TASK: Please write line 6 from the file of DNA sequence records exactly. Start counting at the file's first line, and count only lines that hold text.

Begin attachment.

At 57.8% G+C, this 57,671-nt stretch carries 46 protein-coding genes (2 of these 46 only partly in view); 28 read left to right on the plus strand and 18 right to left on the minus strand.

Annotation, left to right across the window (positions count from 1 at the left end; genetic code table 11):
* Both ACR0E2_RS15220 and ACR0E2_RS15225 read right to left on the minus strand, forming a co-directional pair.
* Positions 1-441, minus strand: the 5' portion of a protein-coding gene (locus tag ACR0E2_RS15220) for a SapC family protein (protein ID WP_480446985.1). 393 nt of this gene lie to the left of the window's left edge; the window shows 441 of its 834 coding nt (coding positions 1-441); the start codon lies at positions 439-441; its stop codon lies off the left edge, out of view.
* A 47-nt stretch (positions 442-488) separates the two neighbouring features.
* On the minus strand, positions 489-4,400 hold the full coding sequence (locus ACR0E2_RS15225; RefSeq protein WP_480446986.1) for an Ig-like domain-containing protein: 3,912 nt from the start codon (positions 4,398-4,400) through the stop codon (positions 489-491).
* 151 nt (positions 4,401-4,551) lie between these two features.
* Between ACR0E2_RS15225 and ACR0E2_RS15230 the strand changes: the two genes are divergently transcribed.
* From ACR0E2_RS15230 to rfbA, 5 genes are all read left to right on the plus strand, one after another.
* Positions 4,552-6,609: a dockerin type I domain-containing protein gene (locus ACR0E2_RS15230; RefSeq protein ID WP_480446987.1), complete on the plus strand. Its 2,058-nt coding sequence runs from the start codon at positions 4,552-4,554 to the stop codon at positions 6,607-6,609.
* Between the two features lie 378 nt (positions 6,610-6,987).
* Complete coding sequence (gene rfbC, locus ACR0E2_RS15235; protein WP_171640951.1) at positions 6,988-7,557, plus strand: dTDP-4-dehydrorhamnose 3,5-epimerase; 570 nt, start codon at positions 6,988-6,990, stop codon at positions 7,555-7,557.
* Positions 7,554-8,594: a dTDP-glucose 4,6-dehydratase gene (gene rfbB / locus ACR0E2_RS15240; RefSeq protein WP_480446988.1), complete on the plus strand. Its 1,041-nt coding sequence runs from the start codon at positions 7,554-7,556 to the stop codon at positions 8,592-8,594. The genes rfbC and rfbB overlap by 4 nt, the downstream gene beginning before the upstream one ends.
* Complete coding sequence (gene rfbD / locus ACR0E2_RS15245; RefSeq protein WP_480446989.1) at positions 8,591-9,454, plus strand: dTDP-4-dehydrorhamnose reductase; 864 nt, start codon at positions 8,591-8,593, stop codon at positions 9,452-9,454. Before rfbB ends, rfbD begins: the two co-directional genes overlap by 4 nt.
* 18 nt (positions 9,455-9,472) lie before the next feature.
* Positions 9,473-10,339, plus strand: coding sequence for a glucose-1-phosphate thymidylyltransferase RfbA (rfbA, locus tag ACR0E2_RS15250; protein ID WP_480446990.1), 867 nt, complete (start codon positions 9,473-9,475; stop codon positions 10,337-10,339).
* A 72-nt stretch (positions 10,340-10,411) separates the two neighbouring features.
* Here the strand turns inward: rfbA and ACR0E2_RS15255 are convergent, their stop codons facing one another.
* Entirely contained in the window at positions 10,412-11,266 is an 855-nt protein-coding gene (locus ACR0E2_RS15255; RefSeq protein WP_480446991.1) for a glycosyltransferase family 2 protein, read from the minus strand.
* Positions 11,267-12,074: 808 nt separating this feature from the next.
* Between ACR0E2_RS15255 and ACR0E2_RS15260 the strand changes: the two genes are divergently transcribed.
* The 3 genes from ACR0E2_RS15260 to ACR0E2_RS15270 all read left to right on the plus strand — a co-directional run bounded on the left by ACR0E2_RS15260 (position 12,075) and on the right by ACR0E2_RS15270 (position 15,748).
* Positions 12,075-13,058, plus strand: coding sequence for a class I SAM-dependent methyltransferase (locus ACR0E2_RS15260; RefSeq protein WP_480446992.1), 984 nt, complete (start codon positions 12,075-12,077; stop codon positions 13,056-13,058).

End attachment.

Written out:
* On the minus strand, positions 489-4,400 hold the full coding sequence (locus ACR0E2_RS15225; RefSeq protein WP_480446986.1) for an Ig-like domain-containing protein: 3,912 nt from the start codon (positions 4,398-4,400) through the stop codon (positions 489-491).